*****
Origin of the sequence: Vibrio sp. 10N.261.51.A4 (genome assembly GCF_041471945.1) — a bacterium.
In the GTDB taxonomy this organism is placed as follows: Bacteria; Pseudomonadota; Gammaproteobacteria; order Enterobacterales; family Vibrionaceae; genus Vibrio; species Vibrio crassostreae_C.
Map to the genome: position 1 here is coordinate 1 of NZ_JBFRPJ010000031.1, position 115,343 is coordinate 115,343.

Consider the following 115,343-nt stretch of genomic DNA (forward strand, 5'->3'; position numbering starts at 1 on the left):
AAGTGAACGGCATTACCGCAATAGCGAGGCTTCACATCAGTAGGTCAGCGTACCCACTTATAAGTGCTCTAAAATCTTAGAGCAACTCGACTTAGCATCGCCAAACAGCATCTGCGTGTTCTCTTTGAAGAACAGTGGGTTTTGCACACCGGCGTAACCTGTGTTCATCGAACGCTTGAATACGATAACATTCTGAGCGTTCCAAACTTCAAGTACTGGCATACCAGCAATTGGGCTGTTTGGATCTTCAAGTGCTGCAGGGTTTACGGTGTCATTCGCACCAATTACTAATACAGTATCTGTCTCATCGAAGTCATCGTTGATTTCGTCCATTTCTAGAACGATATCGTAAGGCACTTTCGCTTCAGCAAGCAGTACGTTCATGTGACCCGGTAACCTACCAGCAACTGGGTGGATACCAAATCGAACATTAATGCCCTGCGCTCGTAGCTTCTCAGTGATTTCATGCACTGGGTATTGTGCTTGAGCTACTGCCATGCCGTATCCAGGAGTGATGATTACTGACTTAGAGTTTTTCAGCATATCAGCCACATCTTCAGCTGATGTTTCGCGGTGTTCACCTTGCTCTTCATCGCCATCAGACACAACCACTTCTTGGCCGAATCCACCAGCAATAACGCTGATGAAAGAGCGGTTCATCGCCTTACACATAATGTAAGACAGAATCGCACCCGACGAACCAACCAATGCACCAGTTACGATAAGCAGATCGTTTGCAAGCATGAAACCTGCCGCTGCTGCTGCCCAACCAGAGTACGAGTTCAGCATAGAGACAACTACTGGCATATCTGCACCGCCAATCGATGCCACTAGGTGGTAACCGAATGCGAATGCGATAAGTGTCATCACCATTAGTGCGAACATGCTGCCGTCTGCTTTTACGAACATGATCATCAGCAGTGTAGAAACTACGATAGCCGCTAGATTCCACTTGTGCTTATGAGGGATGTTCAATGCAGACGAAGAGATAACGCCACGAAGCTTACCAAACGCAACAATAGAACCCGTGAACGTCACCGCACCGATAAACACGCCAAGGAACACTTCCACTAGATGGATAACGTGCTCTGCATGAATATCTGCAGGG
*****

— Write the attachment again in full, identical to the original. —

Origin of the sequence: Vibrio sp. 10N.261.51.A4 (genome assembly GCF_041471945.1) — a bacterium.
In the GTDB taxonomy this organism is placed as follows: Bacteria; Pseudomonadota; Gammaproteobacteria; order Enterobacterales; family Vibrionaceae; genus Vibrio; species Vibrio crassostreae_C.
Map to the genome: position 1 here is coordinate 1 of NZ_JBFRPJ010000031.1, position 115,343 is coordinate 115,343.

Consider the following 115,343-nt stretch of genomic DNA (forward strand, 5'->3'; position numbering starts at 1 on the left):
AAGTGAACGGCATTACCGCAATAGCGAGGCTTCACATCAGTAGGTCAGCGTACCCACTTATAAGTGCTCTAAAATCTTAGAGCAACTCGACTTAGCATCGCCAAACAGCATCTGCGTGTTCTCTTTGAAGAACAGTGGGTTTTGCACACCGGCGTAACCTGTGTTCATCGAACGCTTGAATACGATAACATTCTGAGCGTTCCAAACTTCAAGTACTGGCATACCAGCAATTGGGCTGTTTGGATCTTCAAGTGCTGCAGGGTTTACGGTGTCATTCGCACCAATTACTAATACAGTATCTGTCTCATCGAAGTCATCGTTGATTTCGTCCATTTCTAGAACGATATCGTAAGGCACTTTCGCTTCAGCAAGCAGTACGTTCATGTGACCCGGTAACCTACCAGCAACTGGGTGGATACCAAATCGAACATTAATGCCCTGCGCTCGTAGCTTCTCAGTGATTTCATGCACTGGGTATTGTGCTTGAGCTACTGCCATGCCGTATCCAGGAGTGATGATTACTGACTTAGAGTTTTTCAGCATATCAGCCACATCTTCAGCTGATGTTTCGCGGTGTTCACCTTGCTCTTCATCGCCATCAGACACAACCACTTCTTGGCCGAATCCACCAGCAATAACGCTGATGAAAGAGCGGTTCATCGCCTTACACATAATGTAAGACAGAATCGCACCCGACGAACCAACCAATGCACCAGTTACGATAAGCAGATCGTTTGCAAGCATGAAACCTGCCGCTGCTGCTGCCCAACCAGAGTACGAGTTCAGCATAGAGACAACTACTGGCATATCTGCACCGCCAATCGATGCCACTAGGTGGTAACCGAATGCGAATGCGATAAGTGTCATCACCATTAGTGCGAACATGCTGCCGTCTGCTTTTACGAACATGATCATCAGCAGTGTAGAAACTACGATAGCCGCTAGATTCCACTTGTGCTTATGAGGGATGTTCAATGCAGACGAAGAGATAACGCCACGAAGCTTACCAAACGCAACAATAGAACCCGTGAACGTCACCGCACCGATAAACACGCCAAGGAACACTTCCACTAGATGGATAACGTGCTCTGCATGAATATCTGCAGGG